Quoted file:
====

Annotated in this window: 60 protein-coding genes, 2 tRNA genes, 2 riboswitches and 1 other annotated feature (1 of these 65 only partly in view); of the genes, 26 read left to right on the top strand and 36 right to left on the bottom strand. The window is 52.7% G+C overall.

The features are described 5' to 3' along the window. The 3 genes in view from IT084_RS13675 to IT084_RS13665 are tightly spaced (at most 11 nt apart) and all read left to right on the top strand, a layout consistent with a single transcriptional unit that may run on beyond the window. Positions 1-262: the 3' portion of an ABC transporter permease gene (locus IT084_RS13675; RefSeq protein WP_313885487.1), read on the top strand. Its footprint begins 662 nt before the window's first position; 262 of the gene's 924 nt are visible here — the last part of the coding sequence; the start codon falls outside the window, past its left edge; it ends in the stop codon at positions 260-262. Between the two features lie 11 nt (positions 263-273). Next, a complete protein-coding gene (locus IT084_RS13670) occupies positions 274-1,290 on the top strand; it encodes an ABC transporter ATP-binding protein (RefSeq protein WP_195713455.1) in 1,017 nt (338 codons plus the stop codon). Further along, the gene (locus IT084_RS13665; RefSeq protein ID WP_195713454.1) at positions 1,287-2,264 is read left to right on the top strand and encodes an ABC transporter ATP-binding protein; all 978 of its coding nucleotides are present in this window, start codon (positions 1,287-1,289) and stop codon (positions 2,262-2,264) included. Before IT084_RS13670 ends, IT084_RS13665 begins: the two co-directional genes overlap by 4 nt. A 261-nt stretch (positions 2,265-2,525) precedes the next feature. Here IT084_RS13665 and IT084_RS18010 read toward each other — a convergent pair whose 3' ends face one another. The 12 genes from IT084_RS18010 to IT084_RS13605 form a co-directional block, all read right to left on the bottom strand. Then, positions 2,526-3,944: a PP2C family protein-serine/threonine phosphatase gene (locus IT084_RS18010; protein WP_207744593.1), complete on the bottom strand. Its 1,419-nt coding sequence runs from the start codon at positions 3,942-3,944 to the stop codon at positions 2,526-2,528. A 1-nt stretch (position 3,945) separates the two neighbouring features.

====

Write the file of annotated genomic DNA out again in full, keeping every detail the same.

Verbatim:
Annotated in this window: 60 protein-coding genes, 2 tRNA genes, 2 riboswitches and 1 other annotated feature (1 of these 65 only partly in view); of the genes, 26 read left to right on the top strand and 36 right to left on the bottom strand. The window is 52.7% G+C overall.

The features are described 5' to 3' along the window. The 3 genes in view from IT084_RS13675 to IT084_RS13665 are tightly spaced (at most 11 nt apart) and all read left to right on the top strand, a layout consistent with a single transcriptional unit that may run on beyond the window. Positions 1-262: the 3' portion of an ABC transporter permease gene (locus IT084_RS13675; RefSeq protein WP_313885487.1), read on the top strand. Its footprint begins 662 nt before the window's first position; 262 of the gene's 924 nt are visible here — the last part of the coding sequence; the start codon falls outside the window, past its left edge; it ends in the stop codon at positions 260-262. Between the two features lie 11 nt (positions 263-273). Next, a complete protein-coding gene (locus IT084_RS13670) occupies positions 274-1,290 on the top strand; it encodes an ABC transporter ATP-binding protein (RefSeq protein WP_195713455.1) in 1,017 nt (338 codons plus the stop codon). Further along, the gene (locus IT084_RS13665; RefSeq protein ID WP_195713454.1) at positions 1,287-2,264 is read left to right on the top strand and encodes an ABC transporter ATP-binding protein; all 978 of its coding nucleotides are present in this window, start codon (positions 1,287-1,289) and stop codon (positions 2,262-2,264) included. Before IT084_RS13670 ends, IT084_RS13665 begins: the two co-directional genes overlap by 4 nt. A 261-nt stretch (positions 2,265-2,525) precedes the next feature. Here IT084_RS13665 and IT084_RS18010 read toward each other — a convergent pair whose 3' ends face one another. The 12 genes from IT084_RS18010 to IT084_RS13605 form a co-directional block, all read right to left on the bottom strand. Then, positions 2,526-3,944: a PP2C family protein-serine/threonine phosphatase gene (locus IT084_RS18010; protein WP_207744593.1), complete on the bottom strand. Its 1,419-nt coding sequence runs from the start codon at positions 3,942-3,944 to the stop codon at positions 2,526-2,528. A 1-nt stretch (position 3,945) separates the two neighbouring features.